So Trumponomics is just another stage of Bushonomics! – But the arms manufacturers have really done quite well out of this!

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  • Trump calls the court decision to let Bowe Bergdahl off without prison time “a disgrace”. I think Trump evading military service multiple times with fake doctor’s letters is the actual disgrace.

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  • @Arkrid #12

    He needs to shut the hell up. Spewing opinions in his position is detrimental to the justice process. He’s already calling for the death penalty for the Manhattan suspect, and the guy hasn’t even been indicted yet. Any lawyer would be screaming bias at that. How do you even give the semblance of a fair trial after that national declaration from the so-called POTUS?

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  • @Alan #15

    Tragically hilarious!

    Apparently, SkepDick hasn’t really thought that through. The end result of killing everyone would be no one left to say “told’ja!”

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  • 17
    maria melo says:

    OK, HERE IT GOES REPOSTING A COMMENT (and not risk to be banned, it only takes the hard task of adding a dot I guess, to be a different comment)

    Being overly emotional can be bad. We all know that

    Antonio Damasio, as you may know, thinks it is necessary a balance between emotion and reason and that´s how evolution is working out the relation between the two (oversimplyfied in my lay person not technical language).
    Emotional response is slower, so it needs time to workout a more adapted answer to different situations, and if one will not be given the opportunity to give emotions their right time, perhaps we won´t develop an adequate behaviour, but to surpress emotions is an illusion.
    Rational brain processes information faster than the emotional brain, if one does not have the opportunity to give emotions their time/path, perhaps óne cannot develop the social adapted behaviour.
    (Being emotionally inapropriate can mean in fact that one might not have given emotions an opportunity to workout, it means one might be more confused to take decisions, or rather the opposite of “Being overly emotional can be bad”?)
    ……… (ah, ah)

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  • @Maria #17

    That doesn’t make sense to me. I would have characterized emotional responses as faster, thus giving rise to the term “knee-jerk reaction”, and rational responses as requiring thought first, thus slowing them down.

    Either way, I don’t think Trump falls into any of those categories. His entire life has been in a money-sanctioned bubble, and consequences of emotional or rational responses have been protected by that.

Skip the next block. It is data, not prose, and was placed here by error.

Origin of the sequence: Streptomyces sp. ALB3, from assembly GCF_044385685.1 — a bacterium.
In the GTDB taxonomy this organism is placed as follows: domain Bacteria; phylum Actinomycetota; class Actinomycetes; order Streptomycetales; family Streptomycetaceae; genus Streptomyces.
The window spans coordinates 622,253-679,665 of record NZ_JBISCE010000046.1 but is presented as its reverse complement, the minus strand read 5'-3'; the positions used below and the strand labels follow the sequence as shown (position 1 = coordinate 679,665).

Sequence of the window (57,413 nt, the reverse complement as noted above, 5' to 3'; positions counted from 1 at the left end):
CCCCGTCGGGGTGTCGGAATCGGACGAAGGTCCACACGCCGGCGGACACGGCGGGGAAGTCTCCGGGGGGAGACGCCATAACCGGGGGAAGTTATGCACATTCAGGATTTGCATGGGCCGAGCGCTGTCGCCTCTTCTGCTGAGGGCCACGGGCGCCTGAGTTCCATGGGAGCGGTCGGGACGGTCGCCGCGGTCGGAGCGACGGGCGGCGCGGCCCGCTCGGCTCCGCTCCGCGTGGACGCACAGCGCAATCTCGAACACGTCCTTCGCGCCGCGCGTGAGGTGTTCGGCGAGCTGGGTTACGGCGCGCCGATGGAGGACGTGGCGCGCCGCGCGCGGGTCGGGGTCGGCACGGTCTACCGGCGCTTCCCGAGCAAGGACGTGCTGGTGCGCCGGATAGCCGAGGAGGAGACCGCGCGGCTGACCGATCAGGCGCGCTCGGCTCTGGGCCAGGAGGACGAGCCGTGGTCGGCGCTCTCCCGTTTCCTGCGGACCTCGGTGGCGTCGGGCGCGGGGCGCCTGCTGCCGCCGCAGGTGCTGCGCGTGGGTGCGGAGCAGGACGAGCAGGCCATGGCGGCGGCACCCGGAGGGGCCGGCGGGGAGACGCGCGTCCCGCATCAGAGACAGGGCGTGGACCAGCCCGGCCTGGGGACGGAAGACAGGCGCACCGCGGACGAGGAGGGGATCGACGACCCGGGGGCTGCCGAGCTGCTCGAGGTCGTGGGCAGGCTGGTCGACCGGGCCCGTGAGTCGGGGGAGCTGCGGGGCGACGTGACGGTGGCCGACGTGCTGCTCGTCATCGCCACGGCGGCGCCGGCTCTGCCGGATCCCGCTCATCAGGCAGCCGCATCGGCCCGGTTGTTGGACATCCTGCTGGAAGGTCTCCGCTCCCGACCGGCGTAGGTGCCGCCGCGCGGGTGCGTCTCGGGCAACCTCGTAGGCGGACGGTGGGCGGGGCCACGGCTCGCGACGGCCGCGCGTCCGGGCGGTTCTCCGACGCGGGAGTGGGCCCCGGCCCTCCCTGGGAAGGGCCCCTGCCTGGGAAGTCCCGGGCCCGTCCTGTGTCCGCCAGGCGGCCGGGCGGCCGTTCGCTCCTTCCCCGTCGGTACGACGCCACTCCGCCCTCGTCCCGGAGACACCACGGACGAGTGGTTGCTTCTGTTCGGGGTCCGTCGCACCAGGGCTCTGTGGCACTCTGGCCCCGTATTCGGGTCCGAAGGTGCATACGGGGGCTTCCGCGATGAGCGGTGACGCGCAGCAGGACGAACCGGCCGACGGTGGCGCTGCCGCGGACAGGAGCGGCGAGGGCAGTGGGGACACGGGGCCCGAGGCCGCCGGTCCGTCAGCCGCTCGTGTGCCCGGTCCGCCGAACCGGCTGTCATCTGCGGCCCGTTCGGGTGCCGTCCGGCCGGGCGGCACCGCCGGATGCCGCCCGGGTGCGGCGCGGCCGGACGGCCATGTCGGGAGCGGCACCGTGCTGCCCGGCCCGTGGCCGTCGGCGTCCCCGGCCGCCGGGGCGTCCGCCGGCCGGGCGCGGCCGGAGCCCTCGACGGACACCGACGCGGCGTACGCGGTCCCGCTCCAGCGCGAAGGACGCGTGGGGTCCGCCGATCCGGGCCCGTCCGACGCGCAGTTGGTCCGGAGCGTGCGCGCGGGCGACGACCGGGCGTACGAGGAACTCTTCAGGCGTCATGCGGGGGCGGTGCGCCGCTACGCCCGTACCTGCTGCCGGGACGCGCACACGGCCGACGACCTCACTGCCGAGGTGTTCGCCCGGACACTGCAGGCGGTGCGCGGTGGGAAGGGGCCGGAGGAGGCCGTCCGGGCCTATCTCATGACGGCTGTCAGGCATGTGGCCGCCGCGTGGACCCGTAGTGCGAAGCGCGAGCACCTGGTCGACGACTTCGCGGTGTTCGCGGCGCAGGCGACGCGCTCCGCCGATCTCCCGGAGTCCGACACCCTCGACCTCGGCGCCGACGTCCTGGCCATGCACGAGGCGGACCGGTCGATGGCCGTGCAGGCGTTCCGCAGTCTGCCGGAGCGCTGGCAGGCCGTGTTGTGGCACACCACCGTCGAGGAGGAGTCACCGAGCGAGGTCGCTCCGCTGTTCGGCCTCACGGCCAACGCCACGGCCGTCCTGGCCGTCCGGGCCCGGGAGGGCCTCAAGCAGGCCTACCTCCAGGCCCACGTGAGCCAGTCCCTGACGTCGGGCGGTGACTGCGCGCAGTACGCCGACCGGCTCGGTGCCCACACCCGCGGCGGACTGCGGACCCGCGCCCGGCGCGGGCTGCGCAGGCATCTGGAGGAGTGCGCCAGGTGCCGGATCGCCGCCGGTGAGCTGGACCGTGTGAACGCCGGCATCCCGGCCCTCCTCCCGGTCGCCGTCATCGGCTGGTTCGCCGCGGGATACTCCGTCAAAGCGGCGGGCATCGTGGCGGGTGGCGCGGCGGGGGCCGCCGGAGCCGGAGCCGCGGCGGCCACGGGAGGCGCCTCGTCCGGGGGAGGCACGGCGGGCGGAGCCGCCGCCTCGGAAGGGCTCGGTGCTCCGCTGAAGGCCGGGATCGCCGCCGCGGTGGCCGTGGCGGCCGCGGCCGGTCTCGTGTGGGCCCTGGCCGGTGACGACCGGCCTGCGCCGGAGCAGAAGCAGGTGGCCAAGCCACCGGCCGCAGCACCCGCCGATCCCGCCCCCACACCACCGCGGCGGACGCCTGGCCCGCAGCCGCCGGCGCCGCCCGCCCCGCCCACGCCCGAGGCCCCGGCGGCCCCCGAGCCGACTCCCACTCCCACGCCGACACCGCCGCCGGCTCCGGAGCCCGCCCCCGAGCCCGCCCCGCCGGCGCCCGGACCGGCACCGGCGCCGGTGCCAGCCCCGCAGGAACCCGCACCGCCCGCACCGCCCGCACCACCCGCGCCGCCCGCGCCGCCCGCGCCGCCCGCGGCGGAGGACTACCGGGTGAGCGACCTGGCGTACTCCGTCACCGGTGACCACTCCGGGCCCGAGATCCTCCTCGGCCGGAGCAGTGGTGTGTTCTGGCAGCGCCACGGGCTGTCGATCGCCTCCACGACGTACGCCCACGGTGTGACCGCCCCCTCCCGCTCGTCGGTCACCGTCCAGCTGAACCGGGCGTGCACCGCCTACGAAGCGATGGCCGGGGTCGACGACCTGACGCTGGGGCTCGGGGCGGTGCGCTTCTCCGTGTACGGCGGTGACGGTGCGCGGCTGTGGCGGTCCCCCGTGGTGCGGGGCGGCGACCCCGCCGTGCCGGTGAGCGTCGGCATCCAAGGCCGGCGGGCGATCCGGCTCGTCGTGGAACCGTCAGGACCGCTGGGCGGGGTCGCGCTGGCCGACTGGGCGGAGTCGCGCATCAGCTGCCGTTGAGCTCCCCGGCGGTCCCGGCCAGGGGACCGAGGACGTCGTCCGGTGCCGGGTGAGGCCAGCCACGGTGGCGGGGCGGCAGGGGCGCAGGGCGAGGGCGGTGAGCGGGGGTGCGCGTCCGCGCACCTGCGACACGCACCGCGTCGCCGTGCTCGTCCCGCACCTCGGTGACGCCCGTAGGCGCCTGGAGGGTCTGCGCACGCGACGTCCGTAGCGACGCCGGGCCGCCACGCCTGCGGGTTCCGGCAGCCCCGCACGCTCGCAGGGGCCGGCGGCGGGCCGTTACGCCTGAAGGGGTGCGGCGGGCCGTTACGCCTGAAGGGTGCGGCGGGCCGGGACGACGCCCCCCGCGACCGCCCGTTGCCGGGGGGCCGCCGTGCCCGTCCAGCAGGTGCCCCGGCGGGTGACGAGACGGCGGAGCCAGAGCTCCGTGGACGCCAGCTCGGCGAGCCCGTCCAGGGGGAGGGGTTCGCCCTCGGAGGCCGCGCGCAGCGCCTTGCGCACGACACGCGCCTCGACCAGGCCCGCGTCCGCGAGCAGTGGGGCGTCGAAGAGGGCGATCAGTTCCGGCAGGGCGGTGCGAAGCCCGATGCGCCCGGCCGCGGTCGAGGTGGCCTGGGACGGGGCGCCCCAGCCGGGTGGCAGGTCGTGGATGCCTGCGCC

That is, assuming you were referencing Trump?

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  • 19
    maria melo says:


    emotional responses as faster

    I see your point, perhaps that´s where stupidity comes from, not a from careful comtemplation between both, but an”automatic” response.
    However it still is necessary that people take decisions, even rational ones, balanced by emotional impulses (gains/losses), but it doesn´t mean th emotions are not necessary in rational decision making, it only mean that “stupid” decisions are not balancend, but disruptive, how could a bad mathematician balance gains and losses of bad decisions anyway, well I guess they couldn´t so they rely on automatic pilot (emotions as a faste/automatic answer to bahaviour), but by no means it implies that rational decisions don´t need the impulse of emotions, I guess.

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  • 22
    maria melo says:

    That is, assuming you were referencing Trump?

    Oh no, by no means I was referring to Trump, but developing the same issues of a free discussion on open discussion that came before..
    Anyway, Trump´s “rationality” serves his lack of social emotions (he seems amoral like a psycopath) and he is unfortunate, he lacks intelligence too, and will, of course, face strong social rejection.

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  • maria,

    Thanks for posting the Damasio vid.

    I’m with Vicki on processing speeds though. Damasio is absolutely right about needing to have emotions to make good quality decisions. Without them we can’t value our potential (logical!) choices….whats the point of anything if you don’t care.

    Damasio is keen to distinguish emotions from feelings (emotions introspected upon) and by emotions he intends all the stuff of our automatic selves developed in reptilian and early mammal days, the amygdala and limbic systems. It is the very speed of our subconscious reptilian selves that has required the development of the anterior cingulate cortex to civilise and constrain our fast acting (emotional) behaviours.

    Figuring stuff out using the pre-frontal cortex is slow. Its a big, five layered inference machine, weighing up a lot of information immediately apprehended and recalled sometimes from deep memory. Because its slow and our emotional responses fast we need our spindle cells (broadband for the brain) to rush these deeper considerations to the ACC our error detector to prevent the emotional self getting us into too much trouble.

    Without the emotional responses to events and forming notions, no motor exists for making choices or action and no introspective feelings arise to modify them. In the absence of such neural activity the brain probably does what it has recently evolved to do (a theory of mine has it), it makes up shit, more random decisions, to fill the deficit.